NANCY HANSON NEVER KNEW WHAT WAS BEST FOR ME. She never will.
Bless her soul, really. Each day I meander into her classroom, bright-eyed, bushy-tailed and somewhat insightful of what media scuttlebutt she’ll apprise.
This is the woman who croons at the mention of felines (I’m almost certain she’s got 14 or 15), spends her nights and weekends watching the Discovery Health Channel with her husband (and cats — perhaps they are, in fact, one and the same), and scours any form of information medium in search of steaming hot piles of communiqué hearsay. This, my friends, is the life that I have always envisioned Nancy Hanson leading.
I’ve got beef with Nancy Hanson, though I’m sure she’d partially disagree. She’s on an undertaking to turn me into a media journalist, a profession that I entirely loathe. Her class is 59 minutes of Associated Press boot camp in the form of worksheets and conditioning, as she utilizes the common propaganda technique of “simplify and repeat”:
“COMMAS! Always come in pairs! They’re WIMPY! WIMPY, WIMPY, WIMPY commas!”
I know I will never forget the phrase, “wimpy commas” as she has engraved it into my memory. Wimpy commas, however, are the least of my concerns with Nancy Hanson. More specifically, her grand scheme is none other than taking an axe to my compositions and chopping down the tree of what I’m certain she would refer to as an “unnecessary and redundant journalist”, respectively. Ha-rumph.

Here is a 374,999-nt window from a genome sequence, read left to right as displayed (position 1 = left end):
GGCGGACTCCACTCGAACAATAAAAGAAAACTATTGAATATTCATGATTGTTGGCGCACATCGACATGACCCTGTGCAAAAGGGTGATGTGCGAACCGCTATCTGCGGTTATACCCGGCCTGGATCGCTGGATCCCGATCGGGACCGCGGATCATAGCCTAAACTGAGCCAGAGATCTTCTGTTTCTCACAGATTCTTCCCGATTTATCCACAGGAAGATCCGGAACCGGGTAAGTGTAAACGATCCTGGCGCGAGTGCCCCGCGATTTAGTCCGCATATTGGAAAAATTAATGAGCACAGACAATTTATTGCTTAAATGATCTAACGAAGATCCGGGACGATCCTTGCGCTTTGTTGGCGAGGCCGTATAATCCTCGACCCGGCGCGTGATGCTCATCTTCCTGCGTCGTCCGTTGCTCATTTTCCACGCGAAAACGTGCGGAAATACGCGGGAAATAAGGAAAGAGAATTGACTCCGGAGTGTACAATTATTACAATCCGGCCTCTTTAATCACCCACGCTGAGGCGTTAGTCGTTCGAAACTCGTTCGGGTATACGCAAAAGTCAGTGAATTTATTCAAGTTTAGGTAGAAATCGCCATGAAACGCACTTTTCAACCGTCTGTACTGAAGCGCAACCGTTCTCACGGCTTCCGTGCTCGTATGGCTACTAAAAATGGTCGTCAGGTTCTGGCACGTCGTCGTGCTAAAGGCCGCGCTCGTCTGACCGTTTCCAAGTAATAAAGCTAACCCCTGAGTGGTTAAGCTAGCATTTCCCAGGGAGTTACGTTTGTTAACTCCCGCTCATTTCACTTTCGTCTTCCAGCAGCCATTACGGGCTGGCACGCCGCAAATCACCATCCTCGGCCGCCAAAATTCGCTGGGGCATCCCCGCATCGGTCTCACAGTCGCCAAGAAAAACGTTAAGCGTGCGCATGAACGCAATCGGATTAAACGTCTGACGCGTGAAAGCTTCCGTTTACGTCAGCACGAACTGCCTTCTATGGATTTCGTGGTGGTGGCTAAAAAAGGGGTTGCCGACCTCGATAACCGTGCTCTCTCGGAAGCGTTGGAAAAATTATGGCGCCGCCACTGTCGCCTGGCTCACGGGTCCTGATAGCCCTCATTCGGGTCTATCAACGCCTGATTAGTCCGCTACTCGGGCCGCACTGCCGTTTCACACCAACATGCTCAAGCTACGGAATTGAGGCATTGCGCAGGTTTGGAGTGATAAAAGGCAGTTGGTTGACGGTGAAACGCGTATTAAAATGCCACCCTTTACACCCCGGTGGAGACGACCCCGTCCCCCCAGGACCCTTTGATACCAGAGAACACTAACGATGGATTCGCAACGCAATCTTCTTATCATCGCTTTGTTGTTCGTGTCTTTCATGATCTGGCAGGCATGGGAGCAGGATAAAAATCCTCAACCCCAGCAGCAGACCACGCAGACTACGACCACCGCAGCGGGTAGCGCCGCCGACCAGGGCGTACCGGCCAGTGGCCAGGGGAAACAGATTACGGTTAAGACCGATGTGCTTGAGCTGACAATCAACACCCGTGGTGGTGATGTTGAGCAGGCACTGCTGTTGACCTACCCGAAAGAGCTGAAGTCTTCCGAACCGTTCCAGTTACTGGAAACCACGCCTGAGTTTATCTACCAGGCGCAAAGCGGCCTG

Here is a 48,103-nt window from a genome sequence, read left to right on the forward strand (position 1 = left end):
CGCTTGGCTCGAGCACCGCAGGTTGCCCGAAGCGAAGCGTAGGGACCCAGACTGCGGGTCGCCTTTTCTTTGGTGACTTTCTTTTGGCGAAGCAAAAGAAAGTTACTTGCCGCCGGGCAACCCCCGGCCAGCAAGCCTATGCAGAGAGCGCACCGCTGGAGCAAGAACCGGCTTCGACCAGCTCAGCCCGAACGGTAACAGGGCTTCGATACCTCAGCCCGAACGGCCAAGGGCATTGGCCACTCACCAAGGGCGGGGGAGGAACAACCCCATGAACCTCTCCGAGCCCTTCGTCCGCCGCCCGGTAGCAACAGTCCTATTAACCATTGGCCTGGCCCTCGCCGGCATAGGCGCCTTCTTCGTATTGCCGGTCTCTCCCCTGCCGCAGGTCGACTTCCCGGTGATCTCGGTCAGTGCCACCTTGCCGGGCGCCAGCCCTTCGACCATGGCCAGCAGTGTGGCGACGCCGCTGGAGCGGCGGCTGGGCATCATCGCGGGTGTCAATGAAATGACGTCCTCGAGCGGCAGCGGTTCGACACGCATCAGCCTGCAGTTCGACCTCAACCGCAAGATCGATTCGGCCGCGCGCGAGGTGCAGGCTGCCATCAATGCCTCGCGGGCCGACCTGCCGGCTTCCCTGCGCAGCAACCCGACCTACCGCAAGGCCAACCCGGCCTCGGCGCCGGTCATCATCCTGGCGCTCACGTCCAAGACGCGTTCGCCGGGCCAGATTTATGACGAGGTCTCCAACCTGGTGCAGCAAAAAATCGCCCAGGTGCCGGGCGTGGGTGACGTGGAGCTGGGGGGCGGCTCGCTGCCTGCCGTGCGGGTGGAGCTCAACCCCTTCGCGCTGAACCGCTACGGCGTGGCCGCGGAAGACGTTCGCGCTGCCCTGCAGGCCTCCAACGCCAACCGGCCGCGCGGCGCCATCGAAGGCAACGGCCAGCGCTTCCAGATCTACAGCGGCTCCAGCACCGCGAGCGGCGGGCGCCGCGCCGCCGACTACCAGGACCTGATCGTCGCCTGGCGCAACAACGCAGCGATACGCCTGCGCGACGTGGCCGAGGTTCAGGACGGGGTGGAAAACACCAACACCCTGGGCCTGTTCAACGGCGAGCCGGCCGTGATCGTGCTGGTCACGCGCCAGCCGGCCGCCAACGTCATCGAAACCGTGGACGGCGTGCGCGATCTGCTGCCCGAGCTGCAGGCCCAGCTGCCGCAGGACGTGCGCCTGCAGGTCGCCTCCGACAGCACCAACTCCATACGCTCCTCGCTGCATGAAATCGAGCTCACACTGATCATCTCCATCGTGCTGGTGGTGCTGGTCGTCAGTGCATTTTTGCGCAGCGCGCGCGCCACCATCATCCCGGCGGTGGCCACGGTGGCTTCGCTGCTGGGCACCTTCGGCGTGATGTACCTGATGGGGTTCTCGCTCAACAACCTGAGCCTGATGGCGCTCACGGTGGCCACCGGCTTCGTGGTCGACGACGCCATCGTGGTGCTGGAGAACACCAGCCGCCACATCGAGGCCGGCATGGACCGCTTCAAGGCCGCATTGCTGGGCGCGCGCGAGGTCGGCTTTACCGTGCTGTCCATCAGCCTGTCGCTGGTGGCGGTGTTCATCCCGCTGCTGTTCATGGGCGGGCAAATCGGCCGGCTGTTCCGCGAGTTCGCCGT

She will take a mere run through of the most exquisite and polished pieces of work, and in hasty discontent shake her head while countering, “It’s just not the AP way.” Nancy Hanson is what the prisoners of the mass communications department (namely my English major friend and I) like to refer to as “so AP”.
Nancy Hanson is trying to coax me to hate adjectives.
The thought makes me distraught. I furiously listened to her refer to them as mere “fluff” in writing, essentially pointless filler words with no direction nor purpose. This upsets me, because I find adjectives rather groovy.
You could say I’m a little strange, talking about words like this, but I’ve come to the realization that words aren’t just words to me — they’re pure art. Words, and text, letters and fonts; their curves, sounds and compositions are so appealing to me in the most curious of ways. I’ll never understand such a strange fixation, but I completely don’t disagree with it. And adjectives, well — I find those to add quite the zest to the ordinary.
She can’t take them from me, she can’t make me. I won’t. Nancy Hanson, dearest Nancy: your intentions of making me into the media correspondent you dreamed of may never prevail. I might suggest that you take your gabbling and rules about commas and media fluff to perhaps your feline companions who are more apt to listen and follow them.